The issues that arise from mental health are not new to many people in the UK – it is a battle that 1 in 4 will experience, which is approximately 16 million inhabitants. The difficulties sufferers are under can vary like any other illness, from depression, to anxiety, to obsessive-compulsive disorder and bipolar disorder, and the extreme results of these illnesses can be catastrophic.
However, the public reaction and the stigma attached is often not one of sympathy, but one that smacks of a ‘man up’ way thinking – particularly in sport. This reaction mainly steams from the lack of visual evidence that someone is suffering with a mental health issue.
A MIND poll conducted by ComRes asked over 2,000 people a series of questions on mental health. It revealed that there are still some negative attitudes, with a sizeable minority of 12% of respondents thinking that sportsmen and women with a mental health problem should not be allowed to keep competing.
The stigma attached has however, been slowly eroding according to the mental health charity MIND. They believe that thanks to hearing elite athletes speaking about their mental health problems, 58% of respondents from the poll stated that it encouraged others to seek help for their own mental health problem. These individuals included Marcus Trescothick and Freddie Flintoff from the world of cricket, boxers Ricky Hatton and Frank Bruno and Rugby’s own Duncan Bell and Jonny Wilkinson.
Paul Farmer, Chief Executive of MIND, the leading mental health charity that announced a new partnership with Wasps this week, believes that, “mental health has never been higher on the agenda for professional sport and it is clear that hearing sportsmen and women being so open about mental health is a positive development.”
The tragic events that lead to the suicides of Gary Speed, the Wales football manager, and Selorm Kuadey, the former England Under-20 rugby player, illustrate how important mental health is and the lengths people who suffer will go to rid themselves of it. Mental health, much like homosexuality, has always been the elephant in the room when talking about sport, and in particular rugby.
It took Duncan Bell, the Bath and England front row, well over 15 years to tell someone other than his best friend and Bath team-mate David Flatman that he was suffering with depression. When he finally shared his ordeal to his team-mates he was in tears, but their reaction was something to behold: they acknowledged his pain and his struggle and rallied round to support him.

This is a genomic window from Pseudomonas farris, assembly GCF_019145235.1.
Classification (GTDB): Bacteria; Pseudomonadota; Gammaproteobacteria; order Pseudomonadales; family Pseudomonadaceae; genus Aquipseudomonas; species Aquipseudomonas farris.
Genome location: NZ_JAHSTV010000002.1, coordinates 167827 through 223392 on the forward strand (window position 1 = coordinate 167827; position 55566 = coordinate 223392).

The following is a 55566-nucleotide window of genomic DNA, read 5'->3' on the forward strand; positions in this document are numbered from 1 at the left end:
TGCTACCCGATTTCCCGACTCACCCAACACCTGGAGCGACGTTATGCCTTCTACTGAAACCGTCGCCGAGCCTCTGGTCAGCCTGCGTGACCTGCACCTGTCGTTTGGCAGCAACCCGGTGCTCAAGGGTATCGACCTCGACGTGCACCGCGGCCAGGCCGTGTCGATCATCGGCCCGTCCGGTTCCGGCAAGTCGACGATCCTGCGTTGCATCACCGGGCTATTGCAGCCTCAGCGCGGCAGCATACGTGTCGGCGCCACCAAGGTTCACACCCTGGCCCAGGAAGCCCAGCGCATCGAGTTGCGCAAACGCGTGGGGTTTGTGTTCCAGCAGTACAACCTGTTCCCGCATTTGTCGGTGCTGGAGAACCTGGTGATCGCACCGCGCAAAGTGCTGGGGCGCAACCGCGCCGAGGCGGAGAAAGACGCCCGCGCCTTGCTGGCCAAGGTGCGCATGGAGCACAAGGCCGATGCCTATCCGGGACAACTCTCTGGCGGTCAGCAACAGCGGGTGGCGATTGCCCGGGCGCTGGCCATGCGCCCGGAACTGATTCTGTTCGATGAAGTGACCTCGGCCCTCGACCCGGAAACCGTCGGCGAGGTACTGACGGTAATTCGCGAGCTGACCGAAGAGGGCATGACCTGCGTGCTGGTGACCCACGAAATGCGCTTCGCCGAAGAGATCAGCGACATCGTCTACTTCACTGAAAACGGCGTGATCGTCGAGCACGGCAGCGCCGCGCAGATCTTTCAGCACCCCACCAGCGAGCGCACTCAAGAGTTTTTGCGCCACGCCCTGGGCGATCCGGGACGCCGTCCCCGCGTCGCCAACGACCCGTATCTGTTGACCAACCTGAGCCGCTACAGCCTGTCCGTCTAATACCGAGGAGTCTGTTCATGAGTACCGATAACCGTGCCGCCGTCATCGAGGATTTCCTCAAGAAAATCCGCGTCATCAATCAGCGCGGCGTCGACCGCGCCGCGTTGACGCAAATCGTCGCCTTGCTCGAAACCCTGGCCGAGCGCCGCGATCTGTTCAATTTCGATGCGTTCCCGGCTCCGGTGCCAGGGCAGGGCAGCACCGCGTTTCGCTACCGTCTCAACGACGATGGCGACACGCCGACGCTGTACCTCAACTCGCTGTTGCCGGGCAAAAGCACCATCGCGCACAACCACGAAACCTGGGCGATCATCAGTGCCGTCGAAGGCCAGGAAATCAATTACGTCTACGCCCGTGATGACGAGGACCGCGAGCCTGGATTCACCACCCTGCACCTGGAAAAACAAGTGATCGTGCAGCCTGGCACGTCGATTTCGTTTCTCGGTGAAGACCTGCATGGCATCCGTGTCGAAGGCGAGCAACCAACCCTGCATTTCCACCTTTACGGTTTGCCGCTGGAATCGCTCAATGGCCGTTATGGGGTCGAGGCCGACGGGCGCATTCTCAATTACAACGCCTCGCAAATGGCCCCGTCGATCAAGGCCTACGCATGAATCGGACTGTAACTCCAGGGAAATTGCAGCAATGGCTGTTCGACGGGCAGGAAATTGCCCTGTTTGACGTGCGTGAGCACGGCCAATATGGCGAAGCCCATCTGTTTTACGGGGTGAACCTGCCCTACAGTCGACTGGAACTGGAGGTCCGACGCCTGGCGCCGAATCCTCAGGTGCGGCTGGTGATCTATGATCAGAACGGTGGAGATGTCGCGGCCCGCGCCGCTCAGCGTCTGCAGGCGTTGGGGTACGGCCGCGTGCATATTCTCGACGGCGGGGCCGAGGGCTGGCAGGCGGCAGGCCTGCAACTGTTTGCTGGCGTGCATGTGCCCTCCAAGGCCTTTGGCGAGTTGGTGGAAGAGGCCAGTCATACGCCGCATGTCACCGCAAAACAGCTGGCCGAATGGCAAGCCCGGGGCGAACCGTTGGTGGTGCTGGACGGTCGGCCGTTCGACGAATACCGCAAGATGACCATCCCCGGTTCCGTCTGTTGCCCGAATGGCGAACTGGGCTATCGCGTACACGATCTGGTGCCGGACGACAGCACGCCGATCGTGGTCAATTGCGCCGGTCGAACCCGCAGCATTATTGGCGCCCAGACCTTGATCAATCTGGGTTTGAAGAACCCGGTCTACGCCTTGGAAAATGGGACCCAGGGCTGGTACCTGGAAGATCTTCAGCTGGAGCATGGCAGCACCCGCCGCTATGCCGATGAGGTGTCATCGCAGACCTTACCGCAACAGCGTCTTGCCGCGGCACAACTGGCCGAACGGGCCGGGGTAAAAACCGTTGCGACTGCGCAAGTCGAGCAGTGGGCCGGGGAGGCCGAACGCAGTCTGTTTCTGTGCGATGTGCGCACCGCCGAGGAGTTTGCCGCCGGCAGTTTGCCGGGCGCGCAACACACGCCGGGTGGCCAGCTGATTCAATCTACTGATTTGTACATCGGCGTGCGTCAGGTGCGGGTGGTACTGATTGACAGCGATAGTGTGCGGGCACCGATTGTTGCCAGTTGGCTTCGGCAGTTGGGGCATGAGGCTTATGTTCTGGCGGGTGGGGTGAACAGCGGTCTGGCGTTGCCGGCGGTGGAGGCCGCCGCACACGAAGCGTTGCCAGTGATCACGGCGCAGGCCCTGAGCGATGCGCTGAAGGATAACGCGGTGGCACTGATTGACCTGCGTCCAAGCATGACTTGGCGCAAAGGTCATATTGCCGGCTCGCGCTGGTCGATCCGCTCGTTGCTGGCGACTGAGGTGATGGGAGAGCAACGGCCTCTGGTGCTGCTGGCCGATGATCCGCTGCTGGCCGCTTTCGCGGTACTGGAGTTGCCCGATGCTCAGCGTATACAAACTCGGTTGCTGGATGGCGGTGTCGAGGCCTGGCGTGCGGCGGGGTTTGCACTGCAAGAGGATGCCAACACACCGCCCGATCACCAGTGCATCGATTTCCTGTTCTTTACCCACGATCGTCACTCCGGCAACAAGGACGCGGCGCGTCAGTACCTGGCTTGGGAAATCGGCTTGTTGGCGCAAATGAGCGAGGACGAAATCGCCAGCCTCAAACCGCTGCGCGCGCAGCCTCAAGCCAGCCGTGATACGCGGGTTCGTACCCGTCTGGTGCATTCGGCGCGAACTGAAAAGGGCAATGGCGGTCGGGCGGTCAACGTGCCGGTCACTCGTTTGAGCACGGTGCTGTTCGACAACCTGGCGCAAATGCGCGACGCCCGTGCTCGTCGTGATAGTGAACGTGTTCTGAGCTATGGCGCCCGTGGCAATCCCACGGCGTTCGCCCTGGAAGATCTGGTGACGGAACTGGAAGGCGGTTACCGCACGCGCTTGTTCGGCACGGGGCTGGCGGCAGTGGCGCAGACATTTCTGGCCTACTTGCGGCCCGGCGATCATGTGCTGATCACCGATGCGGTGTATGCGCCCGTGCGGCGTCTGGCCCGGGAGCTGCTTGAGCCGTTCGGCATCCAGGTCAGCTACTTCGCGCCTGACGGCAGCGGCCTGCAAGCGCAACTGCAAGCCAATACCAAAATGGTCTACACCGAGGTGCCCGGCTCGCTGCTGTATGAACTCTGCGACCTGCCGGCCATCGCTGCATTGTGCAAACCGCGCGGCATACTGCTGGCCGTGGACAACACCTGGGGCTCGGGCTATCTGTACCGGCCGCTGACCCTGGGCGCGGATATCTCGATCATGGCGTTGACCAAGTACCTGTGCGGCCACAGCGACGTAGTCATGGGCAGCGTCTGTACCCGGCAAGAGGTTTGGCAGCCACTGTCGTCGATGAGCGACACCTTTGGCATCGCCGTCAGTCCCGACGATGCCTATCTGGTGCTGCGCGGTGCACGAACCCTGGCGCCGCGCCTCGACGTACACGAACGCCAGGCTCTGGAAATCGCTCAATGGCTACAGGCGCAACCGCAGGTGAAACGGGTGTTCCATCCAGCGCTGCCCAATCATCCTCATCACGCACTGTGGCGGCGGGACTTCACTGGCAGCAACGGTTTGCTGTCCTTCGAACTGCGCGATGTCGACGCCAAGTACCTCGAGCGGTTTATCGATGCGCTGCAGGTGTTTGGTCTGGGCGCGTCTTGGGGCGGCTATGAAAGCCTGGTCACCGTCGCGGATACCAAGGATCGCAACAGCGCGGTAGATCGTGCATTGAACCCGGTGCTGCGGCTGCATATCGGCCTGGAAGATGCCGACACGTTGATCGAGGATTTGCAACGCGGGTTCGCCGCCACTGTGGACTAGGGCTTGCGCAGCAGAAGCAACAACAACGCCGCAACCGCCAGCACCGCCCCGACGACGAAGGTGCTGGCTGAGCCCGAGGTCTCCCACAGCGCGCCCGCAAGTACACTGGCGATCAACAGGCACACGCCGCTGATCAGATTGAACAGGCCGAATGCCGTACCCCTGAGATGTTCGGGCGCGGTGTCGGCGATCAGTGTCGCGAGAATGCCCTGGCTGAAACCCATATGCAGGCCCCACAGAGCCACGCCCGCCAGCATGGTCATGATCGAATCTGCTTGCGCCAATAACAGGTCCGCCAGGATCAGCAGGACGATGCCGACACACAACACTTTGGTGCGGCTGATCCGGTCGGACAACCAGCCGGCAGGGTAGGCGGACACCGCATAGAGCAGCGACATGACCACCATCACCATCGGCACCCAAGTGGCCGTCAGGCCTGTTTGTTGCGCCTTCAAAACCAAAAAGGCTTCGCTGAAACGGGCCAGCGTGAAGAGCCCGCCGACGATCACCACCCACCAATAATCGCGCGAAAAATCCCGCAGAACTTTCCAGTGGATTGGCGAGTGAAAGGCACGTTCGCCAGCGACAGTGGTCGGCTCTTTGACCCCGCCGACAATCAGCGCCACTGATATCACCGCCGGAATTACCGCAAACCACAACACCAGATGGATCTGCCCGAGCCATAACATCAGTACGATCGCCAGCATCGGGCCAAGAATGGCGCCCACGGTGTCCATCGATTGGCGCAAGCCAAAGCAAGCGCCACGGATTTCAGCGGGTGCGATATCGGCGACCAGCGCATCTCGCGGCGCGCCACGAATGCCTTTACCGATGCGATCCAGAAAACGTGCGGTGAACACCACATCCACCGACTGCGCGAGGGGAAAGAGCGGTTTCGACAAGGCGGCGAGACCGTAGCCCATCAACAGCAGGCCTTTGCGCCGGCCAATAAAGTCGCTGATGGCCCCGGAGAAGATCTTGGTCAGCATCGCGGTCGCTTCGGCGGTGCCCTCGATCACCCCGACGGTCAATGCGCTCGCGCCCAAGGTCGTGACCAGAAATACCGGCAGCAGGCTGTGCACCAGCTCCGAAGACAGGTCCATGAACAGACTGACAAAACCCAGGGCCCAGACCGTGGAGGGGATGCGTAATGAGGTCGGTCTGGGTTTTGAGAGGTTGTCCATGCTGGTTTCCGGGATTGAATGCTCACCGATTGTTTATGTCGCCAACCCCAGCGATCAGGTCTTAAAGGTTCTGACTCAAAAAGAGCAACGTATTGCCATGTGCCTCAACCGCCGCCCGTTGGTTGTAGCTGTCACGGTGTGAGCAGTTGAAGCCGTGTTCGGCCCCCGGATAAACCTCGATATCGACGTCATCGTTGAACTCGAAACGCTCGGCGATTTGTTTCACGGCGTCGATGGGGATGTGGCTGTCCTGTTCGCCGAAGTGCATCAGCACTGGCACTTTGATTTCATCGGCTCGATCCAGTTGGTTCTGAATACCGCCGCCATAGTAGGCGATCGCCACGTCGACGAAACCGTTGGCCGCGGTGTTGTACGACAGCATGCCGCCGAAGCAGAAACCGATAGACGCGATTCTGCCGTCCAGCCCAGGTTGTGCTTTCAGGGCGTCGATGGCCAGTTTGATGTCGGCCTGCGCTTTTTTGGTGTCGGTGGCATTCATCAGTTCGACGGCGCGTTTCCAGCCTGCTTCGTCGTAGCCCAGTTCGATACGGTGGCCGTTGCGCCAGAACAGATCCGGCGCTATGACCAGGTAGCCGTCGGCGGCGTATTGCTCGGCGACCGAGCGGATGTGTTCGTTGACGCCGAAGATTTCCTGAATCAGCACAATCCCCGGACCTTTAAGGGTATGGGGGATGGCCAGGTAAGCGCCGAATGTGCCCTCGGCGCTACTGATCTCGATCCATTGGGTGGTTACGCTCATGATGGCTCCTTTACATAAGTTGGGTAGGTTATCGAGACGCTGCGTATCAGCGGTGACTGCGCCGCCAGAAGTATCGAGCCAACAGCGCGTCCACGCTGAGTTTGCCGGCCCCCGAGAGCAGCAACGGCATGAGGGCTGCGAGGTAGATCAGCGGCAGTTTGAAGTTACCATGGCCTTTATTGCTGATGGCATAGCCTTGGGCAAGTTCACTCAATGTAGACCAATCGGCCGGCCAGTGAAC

That reaction is exactly the kind that MIND and Wasps are hoping to create with their groundbreaking partnership. Farmer also stated that, “the mental health of players is equally as important as their physical health, so it is hugely welcome that both Wasps and the RPA are working on providing help and support for any player experiencing a mental health problem.”
This partnership will allow MIND to harness the publicity that Wasps will give them, through their activities on the pitch with the MIND logo on the Wasps Rugby shirts, and through charity fundraising activities off it. Kukri the Wasps kit manufacturer has also agreed to give 10% of the proceeds from selected match day sales of their new Wasps away shirt to the charity.
It will also give the Wasps players and staff a chance to talk to, and learn from, qualified leading psychologists about the mental pressures and strains they are put under week in and week out. Dai Young, the Wasps Director of Rugby believes that, “in a high-pressure environment such as professional rugby, positive mental health plays an important role in the lives of players and coaches. We’re very pleased to be part of this charity partnership which will allow us to raise awareness of a crucial issue.”
A recent research followed out by the New Zealand Rugby Players’ Association found out that 1 in 3 rugby players will suffer and experience depression, anxiety or stress during or after they retire from the game. The issue of mental health and the problems, which some players will endure, has led to David Barnes the ex-Bath and England player and now Rugby Players Association Manager, to fully endorse this partnership. Barnes states that the, “partnership between London Wasps and MIND is fantastic for the players and for the game. It is so encouraging to see a club putting players’ welfare, mental and physical, first.”
Barnes concluded that, “the RPA looks forward to working alongside MIND as we continue to educate players about mental health issues and provide a confidential counselling service for RPA members through LPP Consulting. This ensures players have support in every area of their lives, both during and after their rugby careers.”
With the issue of mental health finally being looked at within professional sport, the tragic events of Speed and Kuadey should not be repeated.
If you want to find more information on mental health please visit the MIND website at www.mind.org.uk. MIND’s info line is on 0300 123 3393 and the Legal Line is on 0300 466 6463. The help lines are open Monday – Friday 9am – 6pm.
By Barnaby Halliday